One week on from our ‘call to arms’ in support of ramping up the production of personal protective equipment, our UK army of manufacturers – including hundreds of companies and thousands of workers – are rising to the challenge. They want to ensure that those risking their lives on a daily basis have the proper PPE they need to protect themselves.
From Barbour to Jaguar Land Rover, the Royal Mint to Shell, and Aston Martin to BAE Systems, household names have released stock, provided and produced raw materials, designed, shaped, cut and assembled everything from face masks to visors, googles and medical gowns to gloves, hand sanitiser to deep cleansing materials. It is a tremendous effort, uniting workers and employers in delivering essential support for essential workers.
But as we hear daily, even hourly, workers are still not getting the protective equipment that they need. Our posties, social care and NHS staff, construction and bus workers, this week all sounded the alarm. They are on the front line, keeping people safe and the country running – yet where is the kit that they desperately need?
The problem is that we have built an army but they have no general. What’s missing in this heroic national effort is that necessary voice of government, the call from the front, the coordination and collaboration of the army that can only come from the centre.
Like the generals of the First World War directing the troops from the safety of a horseback far from the front, we now see a failure to lead from the front from today’s generals in cabinet. As Unite’s Bobby Morton said about the desperate need for an adequate supply of PPE for bus drivers, as it was revealed that 14 transport workers have lost their lives: “I’m not asking, I’m demanding”. That is the message coming out of workplaces across the country. It must be heard in Whitehall.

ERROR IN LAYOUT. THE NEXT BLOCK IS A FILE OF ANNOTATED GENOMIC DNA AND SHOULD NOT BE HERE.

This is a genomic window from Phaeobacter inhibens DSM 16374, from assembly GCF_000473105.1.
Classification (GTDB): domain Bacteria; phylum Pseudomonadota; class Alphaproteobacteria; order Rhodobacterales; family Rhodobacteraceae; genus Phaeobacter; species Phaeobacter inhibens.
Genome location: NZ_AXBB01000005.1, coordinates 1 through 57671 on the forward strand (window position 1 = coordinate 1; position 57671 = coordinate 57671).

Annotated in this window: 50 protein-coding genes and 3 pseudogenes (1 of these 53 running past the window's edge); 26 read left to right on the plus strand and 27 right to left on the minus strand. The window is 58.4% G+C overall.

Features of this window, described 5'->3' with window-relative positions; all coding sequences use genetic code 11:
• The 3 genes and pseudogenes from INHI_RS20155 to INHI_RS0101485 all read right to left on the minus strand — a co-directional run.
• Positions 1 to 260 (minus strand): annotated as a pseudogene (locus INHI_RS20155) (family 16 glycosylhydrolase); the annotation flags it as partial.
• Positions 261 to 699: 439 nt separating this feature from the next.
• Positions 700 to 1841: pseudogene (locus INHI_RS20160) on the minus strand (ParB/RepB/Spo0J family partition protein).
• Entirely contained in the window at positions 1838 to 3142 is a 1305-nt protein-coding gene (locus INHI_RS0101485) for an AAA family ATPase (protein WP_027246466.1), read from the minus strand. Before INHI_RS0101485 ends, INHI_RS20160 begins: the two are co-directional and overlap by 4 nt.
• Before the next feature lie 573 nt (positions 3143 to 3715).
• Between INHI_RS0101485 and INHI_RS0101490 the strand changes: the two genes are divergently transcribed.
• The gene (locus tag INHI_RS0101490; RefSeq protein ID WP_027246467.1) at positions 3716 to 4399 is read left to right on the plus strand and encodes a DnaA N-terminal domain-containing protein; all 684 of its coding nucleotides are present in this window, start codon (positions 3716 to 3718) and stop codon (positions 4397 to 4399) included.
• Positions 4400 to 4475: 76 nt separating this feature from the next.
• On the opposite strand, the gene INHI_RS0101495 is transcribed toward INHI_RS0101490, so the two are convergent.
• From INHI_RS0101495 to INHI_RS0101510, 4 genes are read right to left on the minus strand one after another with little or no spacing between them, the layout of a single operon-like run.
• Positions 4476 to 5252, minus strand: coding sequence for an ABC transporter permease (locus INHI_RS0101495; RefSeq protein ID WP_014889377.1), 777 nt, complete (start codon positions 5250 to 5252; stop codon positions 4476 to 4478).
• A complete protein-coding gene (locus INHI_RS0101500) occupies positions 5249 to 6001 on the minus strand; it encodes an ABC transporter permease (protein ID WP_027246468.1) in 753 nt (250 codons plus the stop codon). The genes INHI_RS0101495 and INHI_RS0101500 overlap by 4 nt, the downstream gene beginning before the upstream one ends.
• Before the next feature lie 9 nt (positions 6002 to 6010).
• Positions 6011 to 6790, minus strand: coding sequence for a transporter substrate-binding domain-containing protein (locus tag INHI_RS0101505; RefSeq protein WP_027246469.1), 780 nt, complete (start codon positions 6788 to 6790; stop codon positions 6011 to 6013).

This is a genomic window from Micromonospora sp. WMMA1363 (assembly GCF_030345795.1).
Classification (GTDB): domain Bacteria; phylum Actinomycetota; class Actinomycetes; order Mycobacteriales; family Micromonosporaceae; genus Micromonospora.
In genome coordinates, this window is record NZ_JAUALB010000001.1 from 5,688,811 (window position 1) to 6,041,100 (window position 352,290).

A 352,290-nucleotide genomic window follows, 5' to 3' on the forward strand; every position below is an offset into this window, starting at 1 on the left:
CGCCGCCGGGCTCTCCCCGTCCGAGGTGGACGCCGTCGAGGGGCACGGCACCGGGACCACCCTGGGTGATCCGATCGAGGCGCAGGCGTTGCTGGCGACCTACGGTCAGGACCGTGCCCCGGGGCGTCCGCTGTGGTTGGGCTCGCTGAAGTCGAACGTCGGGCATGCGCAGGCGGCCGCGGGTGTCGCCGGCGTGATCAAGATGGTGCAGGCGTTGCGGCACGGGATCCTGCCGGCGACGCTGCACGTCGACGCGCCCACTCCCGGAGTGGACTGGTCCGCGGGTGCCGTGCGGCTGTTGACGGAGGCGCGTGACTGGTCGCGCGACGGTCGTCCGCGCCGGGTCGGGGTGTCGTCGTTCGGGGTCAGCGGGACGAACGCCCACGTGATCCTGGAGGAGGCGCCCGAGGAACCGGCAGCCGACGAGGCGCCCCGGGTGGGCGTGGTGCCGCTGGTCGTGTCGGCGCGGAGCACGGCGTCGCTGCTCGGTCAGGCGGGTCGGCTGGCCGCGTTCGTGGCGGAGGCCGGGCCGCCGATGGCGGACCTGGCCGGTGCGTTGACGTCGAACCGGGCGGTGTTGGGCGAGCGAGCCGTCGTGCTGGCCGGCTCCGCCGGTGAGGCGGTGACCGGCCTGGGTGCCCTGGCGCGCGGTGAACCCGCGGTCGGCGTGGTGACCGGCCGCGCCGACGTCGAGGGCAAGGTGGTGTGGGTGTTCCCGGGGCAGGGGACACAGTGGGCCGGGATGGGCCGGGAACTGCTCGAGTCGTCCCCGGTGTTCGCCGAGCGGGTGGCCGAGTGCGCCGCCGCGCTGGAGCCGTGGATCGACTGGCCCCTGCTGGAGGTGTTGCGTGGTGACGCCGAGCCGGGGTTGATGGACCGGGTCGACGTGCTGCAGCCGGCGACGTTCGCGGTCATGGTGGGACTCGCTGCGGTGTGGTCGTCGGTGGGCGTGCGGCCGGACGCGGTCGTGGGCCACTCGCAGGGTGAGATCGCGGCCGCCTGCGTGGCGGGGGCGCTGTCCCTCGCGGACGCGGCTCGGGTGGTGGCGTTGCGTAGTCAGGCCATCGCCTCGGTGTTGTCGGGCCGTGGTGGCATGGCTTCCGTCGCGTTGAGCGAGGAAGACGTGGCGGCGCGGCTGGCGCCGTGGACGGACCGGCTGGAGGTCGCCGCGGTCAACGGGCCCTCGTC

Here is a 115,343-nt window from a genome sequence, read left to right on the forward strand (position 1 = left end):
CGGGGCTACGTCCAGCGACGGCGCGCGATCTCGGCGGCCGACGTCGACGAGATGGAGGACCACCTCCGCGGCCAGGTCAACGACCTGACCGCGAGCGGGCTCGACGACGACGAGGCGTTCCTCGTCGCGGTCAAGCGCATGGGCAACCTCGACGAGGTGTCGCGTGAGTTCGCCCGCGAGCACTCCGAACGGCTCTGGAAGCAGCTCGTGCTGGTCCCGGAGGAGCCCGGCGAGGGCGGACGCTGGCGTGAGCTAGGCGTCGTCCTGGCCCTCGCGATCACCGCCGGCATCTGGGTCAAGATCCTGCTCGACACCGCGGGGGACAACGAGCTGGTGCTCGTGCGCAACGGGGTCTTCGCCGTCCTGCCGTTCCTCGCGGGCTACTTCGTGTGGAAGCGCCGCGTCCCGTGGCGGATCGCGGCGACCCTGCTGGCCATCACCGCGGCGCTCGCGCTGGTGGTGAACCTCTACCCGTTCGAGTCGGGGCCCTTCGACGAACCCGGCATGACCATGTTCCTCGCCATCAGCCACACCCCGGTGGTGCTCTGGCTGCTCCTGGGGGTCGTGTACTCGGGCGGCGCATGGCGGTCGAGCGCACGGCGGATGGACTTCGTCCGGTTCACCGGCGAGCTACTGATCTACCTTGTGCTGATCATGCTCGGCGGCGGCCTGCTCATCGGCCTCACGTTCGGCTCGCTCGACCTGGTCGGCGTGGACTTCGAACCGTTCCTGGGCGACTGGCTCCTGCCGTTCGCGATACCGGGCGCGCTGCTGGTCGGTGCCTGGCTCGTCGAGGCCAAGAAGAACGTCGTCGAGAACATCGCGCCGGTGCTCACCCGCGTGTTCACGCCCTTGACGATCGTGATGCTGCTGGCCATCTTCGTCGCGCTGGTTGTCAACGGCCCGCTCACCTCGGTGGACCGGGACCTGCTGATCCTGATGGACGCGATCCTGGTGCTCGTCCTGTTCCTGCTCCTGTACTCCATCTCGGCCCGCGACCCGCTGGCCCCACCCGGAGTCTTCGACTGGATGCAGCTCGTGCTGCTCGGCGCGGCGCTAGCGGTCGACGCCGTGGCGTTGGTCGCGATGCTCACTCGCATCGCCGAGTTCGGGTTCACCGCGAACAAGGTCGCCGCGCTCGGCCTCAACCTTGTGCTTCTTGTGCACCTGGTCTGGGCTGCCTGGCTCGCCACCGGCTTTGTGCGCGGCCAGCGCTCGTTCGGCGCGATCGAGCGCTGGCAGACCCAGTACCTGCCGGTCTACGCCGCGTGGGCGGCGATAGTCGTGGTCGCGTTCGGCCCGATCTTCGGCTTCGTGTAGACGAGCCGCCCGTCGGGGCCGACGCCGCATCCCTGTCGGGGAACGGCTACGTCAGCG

We encounter competing interests, factional and departmental tensions and disjointed messages when what is desperately needed right now – not tomorrow or next week – is for government to act as one in the national interest.
The most effective way to cut through this dysfunction would be for the PM – or in his absence, the cabinet – to appoint a Minister for Testing and Personal Protective Equipment Procurement. This minister – reporting directly to the PM – would have overarching responsibility for bringing together the ministries of government, to cut through the bureaucracy and red tape, a minister to join up the dots, make decisions with authority and clout. Someone who can simply get things done.
The first item in their in-tray would be the creation of one central hub to link together those registering interest, capabilities and capacity. A central team to put suppliers in touch with producers, CAD designers working alongside engineers, ensuring raw materials get where they’re needed and that designs and technical specifications are released under temporary licence to those who can ramp up production.